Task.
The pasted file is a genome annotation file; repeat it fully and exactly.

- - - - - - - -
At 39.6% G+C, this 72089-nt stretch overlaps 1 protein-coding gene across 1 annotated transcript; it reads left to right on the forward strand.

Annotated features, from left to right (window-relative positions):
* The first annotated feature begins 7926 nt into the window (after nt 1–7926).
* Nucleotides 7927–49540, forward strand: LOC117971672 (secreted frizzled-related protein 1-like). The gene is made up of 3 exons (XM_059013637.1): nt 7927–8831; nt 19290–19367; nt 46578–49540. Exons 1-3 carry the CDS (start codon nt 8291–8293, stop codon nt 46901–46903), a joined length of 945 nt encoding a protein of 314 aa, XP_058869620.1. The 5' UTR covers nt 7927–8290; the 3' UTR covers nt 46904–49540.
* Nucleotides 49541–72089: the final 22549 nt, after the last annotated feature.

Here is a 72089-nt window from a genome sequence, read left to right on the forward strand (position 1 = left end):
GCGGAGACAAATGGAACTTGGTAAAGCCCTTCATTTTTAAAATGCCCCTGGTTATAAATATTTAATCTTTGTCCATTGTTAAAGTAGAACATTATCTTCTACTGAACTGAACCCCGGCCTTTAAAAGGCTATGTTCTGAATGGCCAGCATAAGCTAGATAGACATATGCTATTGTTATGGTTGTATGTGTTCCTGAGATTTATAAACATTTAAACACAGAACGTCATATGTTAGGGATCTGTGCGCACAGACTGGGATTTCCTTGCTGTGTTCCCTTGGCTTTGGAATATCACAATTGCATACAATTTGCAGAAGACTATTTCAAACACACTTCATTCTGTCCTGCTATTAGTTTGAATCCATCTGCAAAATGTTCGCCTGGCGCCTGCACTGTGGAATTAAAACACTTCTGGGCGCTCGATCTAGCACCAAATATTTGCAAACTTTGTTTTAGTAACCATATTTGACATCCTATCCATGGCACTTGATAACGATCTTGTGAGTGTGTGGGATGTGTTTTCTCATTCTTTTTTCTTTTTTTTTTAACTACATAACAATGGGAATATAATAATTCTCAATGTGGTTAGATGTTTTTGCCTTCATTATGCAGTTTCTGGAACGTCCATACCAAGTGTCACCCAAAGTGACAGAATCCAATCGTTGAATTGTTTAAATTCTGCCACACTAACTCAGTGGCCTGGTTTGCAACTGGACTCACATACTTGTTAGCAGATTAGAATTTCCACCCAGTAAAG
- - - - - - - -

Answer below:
At 39.6% G+C, this 72089-nt stretch overlaps 1 protein-coding gene across 1 annotated transcript; it reads left to right on the forward strand.

Annotated features, from left to right (window-relative positions):
* The first annotated feature begins 7926 nt into the window (after nt 1–7926).
* Nucleotides 7927–49540, forward strand: LOC117971672 (secreted frizzled-related protein 1-like). The gene is made up of 3 exons (XM_059013637.1): nt 7927–8831; nt 19290–19367; nt 46578–49540. Exons 1-3 carry the CDS (start codon nt 8291–8293, stop codon nt 46901–46903), a joined length of 945 nt encoding a protein of 314 aa, XP_058869620.1. The 5' UTR covers nt 7927–8290; the 3' UTR covers nt 46904–49540.
* Nucleotides 49541–72089: the final 22549 nt, after the last annotated feature.

Here is a 72089-nt window from a genome sequence, read left to right on the forward strand (position 1 = left end):
GCGGAGACAAATGGAACTTGGTAAAGCCCTTCATTTTTAAAATGCCCCTGGTTATAAATATTTAATCTTTGTCCATTGTTAAAGTAGAACATTATCTTCTACTGAACTGAACCCCGGCCTTTAAAAGGCTATGTTCTGAATGGCCAGCATAAGCTAGATAGACATATGCTATTGTTATGGTTGTATGTGTTCCTGAGATTTATAAACATTTAAACACAGAACGTCATATGTTAGGGATCTGTGCGCACAGACTGGGATTTCCTTGCTGTGTTCCCTTGGCTTTGGAATATCACAATTGCATACAATTTGCAGAAGACTATTTCAAACACACTTCATTCTGTCCTGCTATTAGTTTGAATCCATCTGCAAAATGTTCGCCTGGCGCCTGCACTGTGGAATTAAAACACTTCTGGGCGCTCGATCTAGCACCAAATATTTGCAAACTTTGTTTTAGTAACCATATTTGACATCCTATCCATGGCACTTGATAACGATCTTGTGAGTGTGTGGGATGTGTTTTCTCATTCTTTTTTCTTTTTTTTTTAACTACATAACAATGGGAATATAATAATTCTCAATGTGGTTAGATGTTTTTGCCTTCATTATGCAGTTTCTGGAACGTCCATACCAAGTGTCACCCAAAGTGACAGAATCCAATCGTTGAATTGTTTAAATTCTGCCACACTAACTCAGTGGCCTGGTTTGCAACTGGACTCACATACTTGTTAGCAGATTAGAATTTCCACCCAGTAAAG